Their impact is intense, intimidating and much more obvious than the smaller hooves I work with regularly. It is terrifying some days… and then there are days like today: Days when they lead me to places like this; the slope terraced perfectly in front of me; their herd instincts befitting the topography.
It was partly the movement of fauna big and small that shaped the land: migrating, fleeing, fighting, rubbing, wallowing. Influencing the movement of water and soil. Inspiring the grasses to grow, the flowers to express themselves, the trees to reach upward. Erosion becomes an incredible service provided by these creatures when you notice how it brings the meander back to the river. The thinning of the forests, the terracing of slopes, the softening of ripped up ravines into approachable, babbling brooks. While gravity pulls nutrients down, the desire for an ideal vantage point, causes the prey animals to bring them back up.
I sank into this moment: leaving the role of herder and becoming just one of the animals traversing this slope.
I reflected on the truths of the past, considering time we have spent grieving the losses of so many species from these powerful landscapes. My bison hunting blood bubbled thinking of herds 2 miles long. My bones feel formed by memories of migratory patterns that led to years of rest in some spaces. I fell quiet in a moment of mourning and the feeling of cultural disintegration pulled my shoulders down.
The cow in front of me halted, my silence had allowed me to disappear into her blind spot. I took one step back, “I’m still here” I said gently, reaching my hand out to where she could visually receive pressure from me. She acknowledged it with an exhale and continued forward calmly.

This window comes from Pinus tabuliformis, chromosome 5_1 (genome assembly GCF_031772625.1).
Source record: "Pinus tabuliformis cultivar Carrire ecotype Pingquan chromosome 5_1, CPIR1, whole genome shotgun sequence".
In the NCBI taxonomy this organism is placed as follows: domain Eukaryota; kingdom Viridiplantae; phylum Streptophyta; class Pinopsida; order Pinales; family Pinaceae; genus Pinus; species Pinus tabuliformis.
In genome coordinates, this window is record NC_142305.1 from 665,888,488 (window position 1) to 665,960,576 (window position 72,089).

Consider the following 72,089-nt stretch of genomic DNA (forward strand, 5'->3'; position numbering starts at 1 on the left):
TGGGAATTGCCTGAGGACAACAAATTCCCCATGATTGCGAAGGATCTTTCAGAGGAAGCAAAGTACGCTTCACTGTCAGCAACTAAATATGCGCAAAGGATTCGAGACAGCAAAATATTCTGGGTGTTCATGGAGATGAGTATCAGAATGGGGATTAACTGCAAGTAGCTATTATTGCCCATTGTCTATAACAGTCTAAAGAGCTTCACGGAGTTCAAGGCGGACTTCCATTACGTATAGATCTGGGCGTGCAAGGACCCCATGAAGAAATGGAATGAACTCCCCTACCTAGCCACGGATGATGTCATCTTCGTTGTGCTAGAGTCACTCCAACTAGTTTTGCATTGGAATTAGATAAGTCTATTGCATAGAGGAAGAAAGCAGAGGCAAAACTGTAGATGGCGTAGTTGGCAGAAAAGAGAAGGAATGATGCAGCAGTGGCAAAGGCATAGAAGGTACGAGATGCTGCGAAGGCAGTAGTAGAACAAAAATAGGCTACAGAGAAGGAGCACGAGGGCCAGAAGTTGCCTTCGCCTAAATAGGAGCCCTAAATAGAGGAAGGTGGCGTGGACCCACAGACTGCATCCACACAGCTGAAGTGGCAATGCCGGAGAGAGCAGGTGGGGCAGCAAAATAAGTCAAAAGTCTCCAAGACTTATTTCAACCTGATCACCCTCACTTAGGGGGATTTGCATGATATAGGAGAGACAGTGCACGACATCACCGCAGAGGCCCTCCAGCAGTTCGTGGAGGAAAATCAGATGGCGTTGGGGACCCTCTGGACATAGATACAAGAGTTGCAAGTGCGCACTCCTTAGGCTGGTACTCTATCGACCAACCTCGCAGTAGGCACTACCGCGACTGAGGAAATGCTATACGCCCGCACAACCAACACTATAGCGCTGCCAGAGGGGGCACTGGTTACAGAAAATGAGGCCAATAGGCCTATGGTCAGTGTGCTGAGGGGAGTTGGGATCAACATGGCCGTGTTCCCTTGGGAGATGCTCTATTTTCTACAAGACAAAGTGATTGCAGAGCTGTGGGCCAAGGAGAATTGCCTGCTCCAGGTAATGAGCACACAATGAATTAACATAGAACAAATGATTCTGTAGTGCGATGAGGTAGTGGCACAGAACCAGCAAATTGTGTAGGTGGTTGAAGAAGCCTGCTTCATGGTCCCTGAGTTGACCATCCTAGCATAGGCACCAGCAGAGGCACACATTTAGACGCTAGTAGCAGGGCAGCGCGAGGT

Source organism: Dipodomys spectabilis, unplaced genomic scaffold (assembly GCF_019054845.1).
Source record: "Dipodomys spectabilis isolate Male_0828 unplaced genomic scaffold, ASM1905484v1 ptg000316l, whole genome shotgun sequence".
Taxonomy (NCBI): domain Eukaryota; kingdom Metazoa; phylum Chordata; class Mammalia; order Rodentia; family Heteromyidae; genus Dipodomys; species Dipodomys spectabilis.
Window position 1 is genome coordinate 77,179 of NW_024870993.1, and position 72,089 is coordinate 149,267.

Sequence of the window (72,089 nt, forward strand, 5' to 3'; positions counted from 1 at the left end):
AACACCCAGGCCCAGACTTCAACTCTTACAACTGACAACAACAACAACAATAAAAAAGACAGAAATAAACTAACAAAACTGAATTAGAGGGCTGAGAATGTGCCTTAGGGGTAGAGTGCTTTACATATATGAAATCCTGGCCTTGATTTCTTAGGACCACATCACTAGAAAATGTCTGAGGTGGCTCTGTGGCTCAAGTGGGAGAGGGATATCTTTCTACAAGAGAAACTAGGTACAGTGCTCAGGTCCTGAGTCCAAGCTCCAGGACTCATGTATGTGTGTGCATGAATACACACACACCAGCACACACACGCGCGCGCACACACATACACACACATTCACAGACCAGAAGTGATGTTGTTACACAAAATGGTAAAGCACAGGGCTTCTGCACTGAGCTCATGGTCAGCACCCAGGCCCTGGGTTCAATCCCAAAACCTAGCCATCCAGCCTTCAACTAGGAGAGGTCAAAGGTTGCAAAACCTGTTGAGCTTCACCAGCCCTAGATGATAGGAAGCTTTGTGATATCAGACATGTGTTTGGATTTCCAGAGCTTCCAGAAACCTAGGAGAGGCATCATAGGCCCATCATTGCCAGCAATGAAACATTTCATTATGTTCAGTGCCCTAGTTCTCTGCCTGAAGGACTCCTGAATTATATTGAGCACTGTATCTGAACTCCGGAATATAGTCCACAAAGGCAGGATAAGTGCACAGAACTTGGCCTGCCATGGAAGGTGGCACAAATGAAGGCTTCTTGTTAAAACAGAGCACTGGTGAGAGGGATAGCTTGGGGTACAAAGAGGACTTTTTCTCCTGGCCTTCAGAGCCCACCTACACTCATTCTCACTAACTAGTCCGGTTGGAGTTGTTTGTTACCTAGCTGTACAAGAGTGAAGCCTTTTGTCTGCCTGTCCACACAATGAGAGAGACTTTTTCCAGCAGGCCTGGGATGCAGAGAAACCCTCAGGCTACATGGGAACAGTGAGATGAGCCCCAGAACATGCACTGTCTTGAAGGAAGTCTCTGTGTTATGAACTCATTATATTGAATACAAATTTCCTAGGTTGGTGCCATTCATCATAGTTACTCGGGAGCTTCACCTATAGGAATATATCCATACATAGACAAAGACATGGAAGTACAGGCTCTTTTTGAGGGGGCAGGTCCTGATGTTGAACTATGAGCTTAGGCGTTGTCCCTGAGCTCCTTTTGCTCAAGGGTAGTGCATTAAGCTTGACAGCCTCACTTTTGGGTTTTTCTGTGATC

I contemplated the nuanced relationship between my ancestors and the hooves, wondering if they had to develop trust, understanding and communication methods with the elk and antelope. The feeling of hope rises in me and provides warmth; the sensation of soothing a generational scar.
I remember to be present with the herd, making low comfortable sounds to remind them of my existence in the back of the line.
My mind shifted to a place of gratitude. Thinking no longer of what we have lost but what we have to gain: This interesting relationship between us and them that is shaping our landscapes today.
They are different species, with much different intentions and habits, and in fairness, so are we.
The land has been chopped up into pieces and sold. There are fences symbolizing fictional lines defined by land ownership; a story that only we tell. It is a challenge to put the necessary animals on this land, now that it has been fragmented and privatized.
It takes courage to fight for our presence; humility to be responsible for their movement; a shit load of grit to get the job done.
After crossing a small stream and pushing through a dwarfed forested, the small foot path opened up into a big grassy meadow. The cows picked up a trot, bucking in all different directions. I exhaled a chuckle. My mind found energy and let out its own buck. Shaking back into my body, intention rushed through my veins and I was empowered to step out into the meadow, to continue interacting with the herd. Our mini-migration to their next paddock was not quite over.
I will belong to the grazing ones my whole life.
When I die, my body will become the soil, and the soil will become the grass. The grass will become the muscles of the grazers and then the meat of the men. The memories of migration will forever form our bones.
And so, I have no doubt this will always feel right to us: our movement across the land with other animals.